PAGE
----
FDEP currently presents incident information exactly as provided by the reporting utility or contractor, who submit form-based reports through FDEP’s online Business Portal. These notices can be made more transparent and meaningful for the public by simply modifying the online reporting form. Specifically, the form should provide unique fields for describing the spill, rather than aggregating spill incident information in a non-standard and sometimes incomplete narrative.
Unique fields should be broken out to capture information required by FDEP regulation, including spill characteristics (treated or untreated and industrial or domestic), estimated volume released, estimated volume recovered during cleanup, whether the discharge was contained or not, and the name of the affected water body.
This would facilitate data summaries of the cumulative total volume released, by type of spill, and by associated facility, allowing rough calculations of the amount of nitrogen and phosphorus released to particular watersheds. While not currently required by FDEP rule (Table 1.4.1), nitrogen and phosphorus concentrations should be reported. Wastewater treatment facilities (WWTFs) already include nutrient concentrations of treated effluent in monthly Discharge Monitoring Reports (DMRs), but nutrient concentrations of untreated sewage can vary substantially and should be field tested and reported (see Chapter 1.1).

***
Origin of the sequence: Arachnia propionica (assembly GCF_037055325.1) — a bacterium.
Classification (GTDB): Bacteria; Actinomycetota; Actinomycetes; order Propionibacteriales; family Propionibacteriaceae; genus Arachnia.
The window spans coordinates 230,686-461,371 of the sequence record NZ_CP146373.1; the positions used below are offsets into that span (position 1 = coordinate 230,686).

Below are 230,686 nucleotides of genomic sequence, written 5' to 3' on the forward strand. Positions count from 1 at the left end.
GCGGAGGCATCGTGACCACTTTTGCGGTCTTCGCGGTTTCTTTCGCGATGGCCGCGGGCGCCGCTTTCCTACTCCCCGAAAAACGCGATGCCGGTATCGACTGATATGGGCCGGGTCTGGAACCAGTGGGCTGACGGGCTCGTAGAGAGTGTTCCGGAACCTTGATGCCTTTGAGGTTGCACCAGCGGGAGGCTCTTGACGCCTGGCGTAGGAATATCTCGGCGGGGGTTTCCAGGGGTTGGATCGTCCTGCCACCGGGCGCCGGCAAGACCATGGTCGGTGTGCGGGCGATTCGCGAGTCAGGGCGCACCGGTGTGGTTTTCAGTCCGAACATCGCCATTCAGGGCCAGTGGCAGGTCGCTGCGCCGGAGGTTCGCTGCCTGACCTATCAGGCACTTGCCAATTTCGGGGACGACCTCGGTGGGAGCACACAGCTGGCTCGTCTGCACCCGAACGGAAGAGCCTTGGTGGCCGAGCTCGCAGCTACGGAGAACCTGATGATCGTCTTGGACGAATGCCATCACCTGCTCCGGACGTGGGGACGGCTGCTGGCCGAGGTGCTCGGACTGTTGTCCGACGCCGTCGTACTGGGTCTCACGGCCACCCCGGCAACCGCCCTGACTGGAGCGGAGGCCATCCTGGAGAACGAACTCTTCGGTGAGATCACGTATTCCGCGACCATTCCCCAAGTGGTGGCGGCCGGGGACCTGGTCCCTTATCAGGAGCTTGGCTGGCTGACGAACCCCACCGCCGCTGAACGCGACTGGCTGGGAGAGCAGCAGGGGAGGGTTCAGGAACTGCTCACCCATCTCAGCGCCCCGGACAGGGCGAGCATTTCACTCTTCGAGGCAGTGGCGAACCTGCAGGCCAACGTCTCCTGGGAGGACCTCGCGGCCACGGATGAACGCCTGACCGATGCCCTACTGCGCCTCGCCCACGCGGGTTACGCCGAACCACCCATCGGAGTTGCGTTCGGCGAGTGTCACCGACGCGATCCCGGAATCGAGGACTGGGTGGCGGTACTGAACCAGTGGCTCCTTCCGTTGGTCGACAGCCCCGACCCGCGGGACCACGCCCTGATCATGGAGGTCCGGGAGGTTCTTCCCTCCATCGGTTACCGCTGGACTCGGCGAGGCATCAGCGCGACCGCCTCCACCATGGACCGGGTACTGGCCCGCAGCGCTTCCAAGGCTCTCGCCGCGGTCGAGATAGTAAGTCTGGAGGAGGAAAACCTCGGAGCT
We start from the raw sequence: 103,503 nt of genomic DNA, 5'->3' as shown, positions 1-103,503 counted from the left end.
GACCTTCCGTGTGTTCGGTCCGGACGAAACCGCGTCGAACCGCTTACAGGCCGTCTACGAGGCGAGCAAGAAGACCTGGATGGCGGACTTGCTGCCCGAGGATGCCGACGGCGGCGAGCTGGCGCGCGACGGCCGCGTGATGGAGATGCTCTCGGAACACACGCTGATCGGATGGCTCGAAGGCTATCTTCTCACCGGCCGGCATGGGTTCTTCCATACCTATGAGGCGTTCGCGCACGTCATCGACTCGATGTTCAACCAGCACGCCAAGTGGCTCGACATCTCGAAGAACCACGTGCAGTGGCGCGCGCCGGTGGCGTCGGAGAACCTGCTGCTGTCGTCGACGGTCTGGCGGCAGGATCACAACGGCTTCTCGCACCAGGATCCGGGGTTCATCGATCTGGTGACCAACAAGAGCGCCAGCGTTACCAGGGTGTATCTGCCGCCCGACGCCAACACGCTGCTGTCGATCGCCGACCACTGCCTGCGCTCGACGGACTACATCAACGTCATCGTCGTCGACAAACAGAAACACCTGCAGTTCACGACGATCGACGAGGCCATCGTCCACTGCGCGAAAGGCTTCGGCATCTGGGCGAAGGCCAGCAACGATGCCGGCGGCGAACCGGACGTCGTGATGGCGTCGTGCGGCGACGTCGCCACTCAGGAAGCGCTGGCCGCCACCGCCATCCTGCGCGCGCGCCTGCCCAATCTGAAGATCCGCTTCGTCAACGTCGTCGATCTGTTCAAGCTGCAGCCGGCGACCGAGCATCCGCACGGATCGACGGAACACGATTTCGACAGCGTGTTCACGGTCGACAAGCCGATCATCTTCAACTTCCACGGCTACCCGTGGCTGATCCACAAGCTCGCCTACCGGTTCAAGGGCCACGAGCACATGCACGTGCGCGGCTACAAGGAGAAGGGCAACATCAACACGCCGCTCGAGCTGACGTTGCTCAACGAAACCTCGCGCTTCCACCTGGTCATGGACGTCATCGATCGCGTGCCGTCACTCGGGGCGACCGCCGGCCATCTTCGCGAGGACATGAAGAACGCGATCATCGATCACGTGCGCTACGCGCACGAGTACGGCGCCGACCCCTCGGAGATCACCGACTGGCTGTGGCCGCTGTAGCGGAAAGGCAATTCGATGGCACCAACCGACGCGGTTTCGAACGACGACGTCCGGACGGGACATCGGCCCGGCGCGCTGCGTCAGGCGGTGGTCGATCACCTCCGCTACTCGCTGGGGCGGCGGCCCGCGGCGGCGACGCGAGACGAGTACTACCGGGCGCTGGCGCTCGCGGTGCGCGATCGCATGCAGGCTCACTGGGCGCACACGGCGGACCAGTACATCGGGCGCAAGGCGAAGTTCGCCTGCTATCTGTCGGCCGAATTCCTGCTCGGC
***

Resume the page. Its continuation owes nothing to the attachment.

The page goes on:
Improving FDEP spill reporting can be achieved through an internal policy change by the Water Compliance Enforcement Program of the Division of Water Resource Management. To request the policy change and initiate action, a formal letter of request from a coalition of prominent community organizations could be submitted to the Office of Environmental Accountability and Transparency with a copy to the Water Compliance Enforcement Program office. Updating the FDEP reporting requirements of F.A.C. 62-620 to include nutrient concentration of spills would require FDEP to publish public notice of intent to amend the rule, followed by a 21-day review period and possible public hearing.
- FDEP Wastewater Incident Reporting
- FDEP Public Notice of Pollution
- FDEP Staff
Leandro Garcia, Program Administrator, Water Compliance Enforcement Program, FDEP
Sallie Smith, Water Compliance Enforcement Program, FDEP – wastewater/spill tracking
Update of the spill reporting form and public notice report
Experts or Leads
Jennifer Shafer, Science and Environment Council (lead for local coalition)
Other Wastewater Activities
1.1 Inventory WWTF treatment and capacity and prioritize upgrades to advanced wastewater treatment
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1.2 Understand and manage nutrient loads to areas irrigated with non-advanced wastewater
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1.3 Invest in infrastructure to minimize wastewater spills, emergency releases, and overflows
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1.5 Deliver targeted education and incentives to the public to reduce sewage spills and overflows